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Billings Fire Department crisis unit kept busy with mental-health calls

Posted at 8:20 PM, May 21, 2024

BILLINGS — Yellowstone County is heightening its focus on the community's behavioral health with a framework plan. Part of that plan is to "prioritize increased access and bolster provider resources," which includes the Billings Fire Department's Crisis Response Unit or CRU that rolled out last October.

The unit is made up of a team of two that use a first response vehicle through the 911 system that can be dispatched to calls specifically related to crisis, trauma, and mental health, depending on the situation.

Not to be confused with the fire department's Mobile Response Teams, the CRU focuses on behavior health calls while the MRT is used similarly to an ambulance.

“We are an EMT by the city paired with the clinician by Rimrock (Foundation, an addiction treatment center) to help bring a medical component but also a mental health assessment,” said crisis response clinician, Ariel Dehart Tuesday.

Ariel Dehart points to the Crisis Response Unit's resource box.

With a master's degree in social work and a license from the state, Dehart is part of two different teams assigned to respond to mental health calls.

She spends 12 hours a day, four days a week responding to calls with her EMT partner. Those calls can range from welfare checks to suicidal threats or things like supporting individuals experiencing a manic episode.

“Once I can get them closer to a baseline, then we can start thinking about like, what exactly happened here, can we help you see a provider? Can we take you to the women’s shelter? Can we take you to the Crisis Center?” Dehart said.

According to Billings public information officer Victoria Hill, the city has $250,000 budgeted for the CRU this current fiscal year, with part of that coming from marijuana tax dollars. That covers the cost of the EMT, the vehicle, and equipment. The Rimrock Foundation covers the cost of staffing the clinicians.

As of Monday, the CRU has responded to 871 calls.

Ariel Dehart inside the CRU vehicle.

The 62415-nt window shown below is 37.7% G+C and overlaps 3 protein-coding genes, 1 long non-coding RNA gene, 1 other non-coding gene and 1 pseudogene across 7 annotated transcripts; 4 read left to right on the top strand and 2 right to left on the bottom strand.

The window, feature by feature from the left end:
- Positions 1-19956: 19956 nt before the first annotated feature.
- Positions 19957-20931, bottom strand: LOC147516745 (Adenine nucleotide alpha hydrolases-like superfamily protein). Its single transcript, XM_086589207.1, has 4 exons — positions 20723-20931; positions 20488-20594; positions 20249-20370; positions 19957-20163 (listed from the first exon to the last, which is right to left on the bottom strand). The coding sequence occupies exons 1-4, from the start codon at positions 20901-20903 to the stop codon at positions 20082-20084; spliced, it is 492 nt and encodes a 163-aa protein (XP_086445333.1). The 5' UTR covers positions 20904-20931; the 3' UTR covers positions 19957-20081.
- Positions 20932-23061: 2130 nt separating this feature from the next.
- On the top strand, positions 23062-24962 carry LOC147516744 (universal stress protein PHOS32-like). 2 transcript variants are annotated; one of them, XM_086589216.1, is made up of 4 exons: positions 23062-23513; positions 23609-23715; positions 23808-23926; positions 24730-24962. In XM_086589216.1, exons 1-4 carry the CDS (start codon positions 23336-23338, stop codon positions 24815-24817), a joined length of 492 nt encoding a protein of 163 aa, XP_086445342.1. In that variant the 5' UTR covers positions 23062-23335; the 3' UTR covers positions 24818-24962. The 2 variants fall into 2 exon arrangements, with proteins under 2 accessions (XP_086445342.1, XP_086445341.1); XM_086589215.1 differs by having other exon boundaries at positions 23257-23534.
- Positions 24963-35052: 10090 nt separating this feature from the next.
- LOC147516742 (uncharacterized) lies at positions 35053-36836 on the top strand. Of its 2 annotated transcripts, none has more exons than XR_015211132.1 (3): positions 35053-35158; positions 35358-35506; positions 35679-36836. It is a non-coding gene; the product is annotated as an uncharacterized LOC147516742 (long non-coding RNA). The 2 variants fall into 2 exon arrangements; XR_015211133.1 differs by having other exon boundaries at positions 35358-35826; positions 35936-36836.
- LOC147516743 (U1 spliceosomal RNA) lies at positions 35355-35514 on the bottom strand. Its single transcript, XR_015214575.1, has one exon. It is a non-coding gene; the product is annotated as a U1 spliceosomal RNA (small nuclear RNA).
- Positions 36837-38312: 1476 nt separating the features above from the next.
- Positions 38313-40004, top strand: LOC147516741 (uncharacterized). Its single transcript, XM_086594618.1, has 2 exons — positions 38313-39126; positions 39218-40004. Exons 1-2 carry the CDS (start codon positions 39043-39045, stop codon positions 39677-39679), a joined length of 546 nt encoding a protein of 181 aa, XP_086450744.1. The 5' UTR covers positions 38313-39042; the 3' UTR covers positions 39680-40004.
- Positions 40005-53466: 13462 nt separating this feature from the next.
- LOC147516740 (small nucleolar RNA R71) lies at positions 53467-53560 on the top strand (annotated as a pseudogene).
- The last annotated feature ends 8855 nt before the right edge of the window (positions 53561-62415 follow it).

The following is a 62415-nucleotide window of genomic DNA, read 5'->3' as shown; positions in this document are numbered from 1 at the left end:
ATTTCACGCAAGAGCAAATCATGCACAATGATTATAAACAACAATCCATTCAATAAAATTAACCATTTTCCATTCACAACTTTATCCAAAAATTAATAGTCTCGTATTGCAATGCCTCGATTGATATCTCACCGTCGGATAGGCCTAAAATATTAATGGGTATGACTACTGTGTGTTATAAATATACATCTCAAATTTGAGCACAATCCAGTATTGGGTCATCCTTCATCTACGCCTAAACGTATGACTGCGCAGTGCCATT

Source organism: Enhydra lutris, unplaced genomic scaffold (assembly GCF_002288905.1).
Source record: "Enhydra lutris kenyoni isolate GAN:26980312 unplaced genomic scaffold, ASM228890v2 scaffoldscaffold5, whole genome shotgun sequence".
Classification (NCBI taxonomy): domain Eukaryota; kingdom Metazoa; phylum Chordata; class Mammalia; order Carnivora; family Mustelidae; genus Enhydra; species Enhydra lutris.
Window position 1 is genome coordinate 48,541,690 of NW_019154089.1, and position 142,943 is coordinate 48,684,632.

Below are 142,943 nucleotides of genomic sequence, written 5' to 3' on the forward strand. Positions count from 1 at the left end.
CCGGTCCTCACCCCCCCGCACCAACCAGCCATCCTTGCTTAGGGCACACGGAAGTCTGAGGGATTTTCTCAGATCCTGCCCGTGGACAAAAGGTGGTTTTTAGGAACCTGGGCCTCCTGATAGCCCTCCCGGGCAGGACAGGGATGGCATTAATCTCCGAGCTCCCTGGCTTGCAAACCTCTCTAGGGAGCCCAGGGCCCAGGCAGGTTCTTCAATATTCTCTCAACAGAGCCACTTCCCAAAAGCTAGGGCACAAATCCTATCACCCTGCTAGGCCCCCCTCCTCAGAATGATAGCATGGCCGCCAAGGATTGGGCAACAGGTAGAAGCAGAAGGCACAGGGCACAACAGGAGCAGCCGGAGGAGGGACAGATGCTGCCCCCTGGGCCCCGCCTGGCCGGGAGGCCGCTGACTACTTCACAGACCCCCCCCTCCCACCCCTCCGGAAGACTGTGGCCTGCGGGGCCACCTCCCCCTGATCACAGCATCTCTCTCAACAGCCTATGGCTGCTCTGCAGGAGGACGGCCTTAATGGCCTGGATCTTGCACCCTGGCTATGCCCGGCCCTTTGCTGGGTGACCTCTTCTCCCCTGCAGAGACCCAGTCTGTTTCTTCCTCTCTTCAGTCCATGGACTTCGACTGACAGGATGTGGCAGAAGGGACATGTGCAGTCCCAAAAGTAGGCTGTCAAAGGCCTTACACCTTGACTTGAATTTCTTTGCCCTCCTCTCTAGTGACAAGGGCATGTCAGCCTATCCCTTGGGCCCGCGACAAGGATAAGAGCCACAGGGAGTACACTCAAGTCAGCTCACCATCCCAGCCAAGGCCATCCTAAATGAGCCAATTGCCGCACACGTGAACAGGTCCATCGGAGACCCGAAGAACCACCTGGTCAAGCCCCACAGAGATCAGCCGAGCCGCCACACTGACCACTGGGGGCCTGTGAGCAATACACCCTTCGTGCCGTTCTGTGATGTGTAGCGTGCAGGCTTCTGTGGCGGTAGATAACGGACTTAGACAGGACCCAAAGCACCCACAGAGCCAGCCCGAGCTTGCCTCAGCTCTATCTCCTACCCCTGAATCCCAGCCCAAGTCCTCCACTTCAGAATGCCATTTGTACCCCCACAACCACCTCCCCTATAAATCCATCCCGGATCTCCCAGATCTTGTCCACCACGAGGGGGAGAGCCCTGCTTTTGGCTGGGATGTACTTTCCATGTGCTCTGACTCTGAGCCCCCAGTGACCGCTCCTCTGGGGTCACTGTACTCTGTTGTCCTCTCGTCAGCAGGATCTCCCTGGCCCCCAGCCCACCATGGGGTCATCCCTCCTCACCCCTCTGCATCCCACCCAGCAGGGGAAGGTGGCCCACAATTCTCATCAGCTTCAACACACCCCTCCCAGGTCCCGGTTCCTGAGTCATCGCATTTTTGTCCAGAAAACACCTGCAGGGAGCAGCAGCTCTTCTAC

“Whether it’s just helping them breathe deeply or talking about something that is calming. There’s a lot of different techniques to help people start calming down,” added Dehart.

“Having individuals that are able to respond to scenes that are professionally trained in that type of stuff is definitely beneficial,” said Lt. Matt Lennick of the Billings Police Department.

He said it's a huge time saver for law enforcement agencies like his. Though the department's officers have been through crisis and de-escalation training, behavioral health isn't their main focus.

“Co-responding with the crisis response units to these types of calls, like making sure the scene is safe, everything is good. And if law enforcement isn’t needed and they can handle what’s going on, our guys get to leave,” said Lennick.

But the CRU wouldn't be directly involved in a situation like the one that occurred Sunday in Billings involving a suicidal man making threats. Police had a standoff with the man before he was taken into custody.

Billings Police Department's LT. Matt Lennick

“For mental health calls that have an additional level of just being unknown, or there is maybe weapon involvement or threats…we’ll kind of just hang out and stage safely,” Dehart added.

Lennick said that because the CRU teams consist of civilians, they're not exposed to situations that could pose a threat to their safety but can treat affected individuals after the situation has de-escalated.

Dehart said it's a common approach used in other cities all over the nation allowing the teams to follow up with the subjects of their calls. The unit can provide resources or transport the person to places like the Community Crisis Center.

The CRU is just one small part of the county's Behavior Health Framework Plan.

“It’s inclusive to the Crisis Now Model and also helping all of the partners respond to behavior health in a new way,” said Zack Terakedis, the crisis coordinator for Substance Abuse Connect in Billings.

Zack Terakedis of Billings Substance Abuse Connect

The 988 hotline is also a part of the Crisis Now Model. The county encourages those in crisis to call 988 instead of 911 as the line serves as an access point for substance abuse and mental health support services.

“988 is someone to call to help get that mental health service that you need. CRU, the crisis response unit, can then respond if you need the next level of care,” Terakedis said.

The county's framework plan is still evolving, but Dehart is hopeful additional CRU squads will be implemented in the future.

“We just pull all these extra things in, spend more time with them. Where the firefighters, police, it’s not in their realm to be able to sit and spend, and kind of dissect all these issues. They have to see what the issue is and they have to move on,” Dehart added.